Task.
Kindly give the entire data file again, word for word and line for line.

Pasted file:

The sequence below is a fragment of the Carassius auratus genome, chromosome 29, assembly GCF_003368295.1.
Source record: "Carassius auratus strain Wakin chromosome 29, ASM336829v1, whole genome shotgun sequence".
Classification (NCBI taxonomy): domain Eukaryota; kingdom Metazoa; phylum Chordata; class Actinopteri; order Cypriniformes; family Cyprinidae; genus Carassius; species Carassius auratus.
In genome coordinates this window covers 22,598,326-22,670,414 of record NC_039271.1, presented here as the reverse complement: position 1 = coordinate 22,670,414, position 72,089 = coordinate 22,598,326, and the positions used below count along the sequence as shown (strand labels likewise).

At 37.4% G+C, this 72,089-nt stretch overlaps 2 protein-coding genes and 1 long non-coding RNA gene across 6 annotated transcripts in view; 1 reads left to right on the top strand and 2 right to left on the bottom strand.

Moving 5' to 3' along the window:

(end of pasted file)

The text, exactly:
The sequence below is a fragment of the Carassius auratus genome, chromosome 29, assembly GCF_003368295.1.
Source record: "Carassius auratus strain Wakin chromosome 29, ASM336829v1, whole genome shotgun sequence".
Classification (NCBI taxonomy): domain Eukaryota; kingdom Metazoa; phylum Chordata; class Actinopteri; order Cypriniformes; family Cyprinidae; genus Carassius; species Carassius auratus.
In genome coordinates this window covers 22,598,326-22,670,414 of record NC_039271.1, presented here as the reverse complement: position 1 = coordinate 22,670,414, position 72,089 = coordinate 22,598,326, and the positions used below count along the sequence as shown (strand labels likewise).

At 37.4% G+C, this 72,089-nt stretch overlaps 2 protein-coding genes and 1 long non-coding RNA gene across 6 annotated transcripts in view; 1 reads left to right on the top strand and 2 right to left on the bottom strand.

Moving 5' to 3' along the window: